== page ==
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Ravens TE Nick Boyle: 'I Didn't Want To Go To Another Team'

March 7, 2019
OWINGS MILLS, Md. -- Tight end Nick Boyle likened the Ravens to a "first love" as the team that drafted him, and he had no desire to see that relationship end. So despite free agency looming, and multiple teams interested in pursuing him, Boyle made clear that he wanted to remain in Baltimore. 

That became official March 7 as Boyle signed a new contract with the team.

Terms were not disclosed, but the NFL Network reported it to be a three-year, $18 million deal with $10 million guaranteed.

It's a large contract for a tight end who has no touchdowns in four NFL seasons, has never topped 213 receiving yards and has served a pair of suspensions. But the 6-foot-4, 270-pound Boyle excels as a blocker, a vital role in the Ravens' run-first offense being developed by offensive coordinator Greg Roman for quarterback Lamar Jackson. 

This past season, Boyle played in all 16 games, with 13 starts, and finished with 23 catches for 213 yards.

"I think Nick's a huge piece of our offense going forward," head coach John Harbaugh said, calling Boyle "the best blocking tight end in the league, no question in my mind about that. He sets the edge, he sets the tempo, he's a physical presence out there. But he's definitely an underrated talent in the passing game."

Boyle's signing comes a day after the Ravens reportedly met with tight end Dwayne Allen, who had been released by the New England Patriots. Free agency begins March 13, and pending free agents can begin negotiating with teams March 11. 

Boyle, who turned 26 last month, was expected to draw significant interest from other teams, and he likened free agency to a rubber band being pulled in different directions. But, with his wife Kristina standing near him at the Ravens facility, he said, "This is where I want to be."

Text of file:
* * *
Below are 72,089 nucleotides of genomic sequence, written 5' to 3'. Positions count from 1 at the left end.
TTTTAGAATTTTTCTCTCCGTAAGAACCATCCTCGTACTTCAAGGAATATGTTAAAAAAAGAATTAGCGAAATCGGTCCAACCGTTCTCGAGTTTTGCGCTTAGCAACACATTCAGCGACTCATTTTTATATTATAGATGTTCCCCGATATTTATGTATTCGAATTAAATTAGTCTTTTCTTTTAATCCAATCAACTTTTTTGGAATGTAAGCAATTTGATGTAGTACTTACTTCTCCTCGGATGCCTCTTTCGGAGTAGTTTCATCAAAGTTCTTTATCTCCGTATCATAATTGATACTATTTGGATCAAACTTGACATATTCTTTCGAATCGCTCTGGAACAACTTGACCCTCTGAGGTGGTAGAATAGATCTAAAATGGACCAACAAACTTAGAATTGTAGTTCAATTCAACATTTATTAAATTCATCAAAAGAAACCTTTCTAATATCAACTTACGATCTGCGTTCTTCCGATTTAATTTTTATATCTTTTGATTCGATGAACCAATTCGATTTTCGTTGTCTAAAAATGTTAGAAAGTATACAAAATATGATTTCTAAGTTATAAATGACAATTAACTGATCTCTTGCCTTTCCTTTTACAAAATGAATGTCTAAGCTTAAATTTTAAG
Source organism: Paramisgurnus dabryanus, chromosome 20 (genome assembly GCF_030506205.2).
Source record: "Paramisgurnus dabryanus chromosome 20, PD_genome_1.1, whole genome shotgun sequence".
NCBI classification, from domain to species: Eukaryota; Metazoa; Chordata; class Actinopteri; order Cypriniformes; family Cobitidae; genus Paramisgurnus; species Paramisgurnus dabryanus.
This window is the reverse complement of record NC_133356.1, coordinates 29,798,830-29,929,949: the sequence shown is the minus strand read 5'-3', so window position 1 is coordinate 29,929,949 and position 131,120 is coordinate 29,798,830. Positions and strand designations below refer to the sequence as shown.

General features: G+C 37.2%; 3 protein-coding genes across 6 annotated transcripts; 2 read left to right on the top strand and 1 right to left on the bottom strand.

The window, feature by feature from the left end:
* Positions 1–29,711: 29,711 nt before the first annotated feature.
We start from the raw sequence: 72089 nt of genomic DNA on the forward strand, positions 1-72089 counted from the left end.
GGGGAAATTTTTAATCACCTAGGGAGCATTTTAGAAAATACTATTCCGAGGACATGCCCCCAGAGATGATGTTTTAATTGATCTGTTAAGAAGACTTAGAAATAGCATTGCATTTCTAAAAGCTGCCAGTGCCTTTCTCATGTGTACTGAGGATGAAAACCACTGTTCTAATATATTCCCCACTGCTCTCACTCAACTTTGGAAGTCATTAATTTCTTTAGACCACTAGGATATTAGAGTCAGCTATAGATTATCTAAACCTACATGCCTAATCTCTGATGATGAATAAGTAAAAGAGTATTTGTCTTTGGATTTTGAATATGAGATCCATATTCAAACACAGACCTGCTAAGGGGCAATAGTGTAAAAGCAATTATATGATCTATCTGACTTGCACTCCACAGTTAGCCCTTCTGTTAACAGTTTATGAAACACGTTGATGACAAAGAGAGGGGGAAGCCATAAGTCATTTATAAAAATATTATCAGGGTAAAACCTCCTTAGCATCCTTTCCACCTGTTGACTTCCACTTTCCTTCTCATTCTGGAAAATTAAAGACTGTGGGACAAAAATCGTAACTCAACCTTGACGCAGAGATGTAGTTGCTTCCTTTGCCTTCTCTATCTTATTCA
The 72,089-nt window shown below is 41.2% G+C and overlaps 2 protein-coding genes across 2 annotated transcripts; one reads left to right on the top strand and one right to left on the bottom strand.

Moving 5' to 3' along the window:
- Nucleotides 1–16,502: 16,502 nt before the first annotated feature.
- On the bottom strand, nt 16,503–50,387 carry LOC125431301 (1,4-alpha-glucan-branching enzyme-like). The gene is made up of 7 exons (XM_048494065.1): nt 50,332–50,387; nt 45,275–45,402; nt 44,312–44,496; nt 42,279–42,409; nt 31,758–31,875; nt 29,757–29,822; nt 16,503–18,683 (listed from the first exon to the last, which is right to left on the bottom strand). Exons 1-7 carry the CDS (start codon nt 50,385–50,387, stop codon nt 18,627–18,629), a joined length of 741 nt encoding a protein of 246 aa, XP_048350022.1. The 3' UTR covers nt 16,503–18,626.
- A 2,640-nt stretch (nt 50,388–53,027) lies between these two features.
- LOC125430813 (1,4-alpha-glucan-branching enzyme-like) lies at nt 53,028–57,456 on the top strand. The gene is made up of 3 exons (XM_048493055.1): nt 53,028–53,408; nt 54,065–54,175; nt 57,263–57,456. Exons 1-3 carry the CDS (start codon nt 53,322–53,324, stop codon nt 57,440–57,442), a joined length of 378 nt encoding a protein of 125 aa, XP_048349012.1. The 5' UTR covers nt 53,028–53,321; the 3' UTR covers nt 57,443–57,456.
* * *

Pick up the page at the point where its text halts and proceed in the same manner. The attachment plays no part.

"I didn't want to go to another team," he added. "I don't think Kristina did either. ... We love it here. We love the relationships."

The Ravens selected Boyle in the fifth round of the 2015 draft out of Delaware, and Harbaugh recalled that as Ravens officials watched Boyle's college tape, "We felt he fit us perfectly." 
But Boyle's career suffered ignominy when he was suspended twice during his first two seasons for violations of the league policy on performance-enhancing drugs. That cost him the final four games of his rookie year and the first 10 games of his second season, and led a frustrated Harbaugh to say at the 2016 Scouting Combine, "If he continues to double down on dumb, he's going to be out."

Asked indirectly about Harbaugh's public rebuke, Boyle said, "I'd call myself the same thing if I was back there. I have no hard feelings. That's the truth. The truth's the truth. You can't hide behind the truth. That's something that built me today. It made me a stronger person. I'm a believer that everything happens for a reason, and [I'm] just excited to be here today."

Since returning from that 10-game suspension to begin the 2016 season, Boyle emerged as the team's top blocking tight end, a role that became magnified this past season as the Ravens turned to a run-first approach with Jackson.

Boyle played 651 snaps in 2018, about 250 more than any of the other three tight ends. (Mark Andrews ranked second at 414.)

"I have a lot of pride in what I do," Boyle said, "and whether it's catching a pass or having a really key block on a certain play, I think I get the same satisfaction out of it."

Boyle, Andrews and Hayden Hurst now give the Ravens a stable of three versatile tight ends. Maxx Williams, who played in 13 games last year, is a pending free agent. 

As a third-round rookie last year, Andrews caught 34 passes for 552 yards, a franchise record for a rookie tight end and the most by any rookie tight end in the league in 2018. Hurst, picked in the first round seven spots ahead of Jackson, was slowed early in the year by a foot injury and finished with 13 catches for 163 yards.

"Our tight end group is really special right now," Boyle said. "I think we cover all the areas of what we need to do to help the team win."

Boyle said that Roman, who had been the tight ends coach the past two seasons, "does a really good job of incorporating all of us and just making us really important parts of the game plan."

The Ravens are redeveloping their offense this offseason, but multiple tight-end sets are expected to remain a key component of it. 

"I'm super excited to see what [Roman] has come up with," Boyle said. 

Boyle's re-signing leaves the Ravens with nine pending unrestricted free agents, including linebackers C.J. Mosley and Terrell Suggs. The Ravens had issued an 11 p.m. notice March 6 announcing a press conference related to the re-signing of an unnamed player, so speculation immediately swirled that the Ravens had agreed to terms with Mosley or Suggs. That clearly hasn't happened, but the Ravens haven't ruled out either or both returning.

Photo Credit: Kenya Allen/PressBox